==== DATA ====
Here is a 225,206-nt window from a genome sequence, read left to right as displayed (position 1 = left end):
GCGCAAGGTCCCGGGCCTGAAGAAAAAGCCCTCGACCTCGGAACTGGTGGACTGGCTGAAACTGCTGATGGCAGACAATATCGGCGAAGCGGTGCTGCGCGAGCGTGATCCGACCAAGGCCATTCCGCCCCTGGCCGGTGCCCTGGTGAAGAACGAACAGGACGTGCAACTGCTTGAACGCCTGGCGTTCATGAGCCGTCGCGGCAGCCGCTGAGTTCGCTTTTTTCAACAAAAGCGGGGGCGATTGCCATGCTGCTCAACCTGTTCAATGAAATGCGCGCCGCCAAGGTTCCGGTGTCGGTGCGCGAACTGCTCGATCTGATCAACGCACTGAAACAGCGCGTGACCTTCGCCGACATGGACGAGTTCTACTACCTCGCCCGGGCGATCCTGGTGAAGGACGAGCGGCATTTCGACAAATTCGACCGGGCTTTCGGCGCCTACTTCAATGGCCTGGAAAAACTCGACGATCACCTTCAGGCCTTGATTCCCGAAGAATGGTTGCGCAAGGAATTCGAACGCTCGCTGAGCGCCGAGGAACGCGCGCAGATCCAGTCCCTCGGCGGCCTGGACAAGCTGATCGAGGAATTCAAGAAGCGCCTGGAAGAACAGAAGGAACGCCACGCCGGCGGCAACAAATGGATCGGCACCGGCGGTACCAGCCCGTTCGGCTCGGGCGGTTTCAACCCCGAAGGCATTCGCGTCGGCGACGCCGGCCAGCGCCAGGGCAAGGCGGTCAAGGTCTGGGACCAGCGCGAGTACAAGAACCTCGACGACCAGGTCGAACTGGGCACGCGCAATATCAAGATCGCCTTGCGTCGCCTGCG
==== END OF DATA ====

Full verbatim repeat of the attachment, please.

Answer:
Here is a 225,206-nt window from a genome sequence, read left to right as displayed (position 1 = left end):
GCGCAAGGTCCCGGGCCTGAAGAAAAAGCCCTCGACCTCGGAACTGGTGGACTGGCTGAAACTGCTGATGGCAGACAATATCGGCGAAGCGGTGCTGCGCGAGCGTGATCCGACCAAGGCCATTCCGCCCCTGGCCGGTGCCCTGGTGAAGAACGAACAGGACGTGCAACTGCTTGAACGCCTGGCGTTCATGAGCCGTCGCGGCAGCCGCTGAGTTCGCTTTTTTCAACAAAAGCGGGGGCGATTGCCATGCTGCTCAACCTGTTCAATGAAATGCGCGCCGCCAAGGTTCCGGTGTCGGTGCGCGAACTGCTCGATCTGATCAACGCACTGAAACAGCGCGTGACCTTCGCCGACATGGACGAGTTCTACTACCTCGCCCGGGCGATCCTGGTGAAGGACGAGCGGCATTTCGACAAATTCGACCGGGCTTTCGGCGCCTACTTCAATGGCCTGGAAAAACTCGACGATCACCTTCAGGCCTTGATTCCCGAAGAATGGTTGCGCAAGGAATTCGAACGCTCGCTGAGCGCCGAGGAACGCGCGCAGATCCAGTCCCTCGGCGGCCTGGACAAGCTGATCGAGGAATTCAAGAAGCGCCTGGAAGAACAGAAGGAACGCCACGCCGGCGGCAACAAATGGATCGGCACCGGCGGTACCAGCCCGTTCGGCTCGGGCGGTTTCAACCCCGAAGGCATTCGCGTCGGCGACGCCGGCCAGCGCCAGGGCAAGGCGGTCAAGGTCTGGGACCAGCGCGAGTACAAGAACCTCGACGACCAGGTCGAACTGGGCACGCGCAATATCAAGATCGCCTTGCGTCGCCTGCG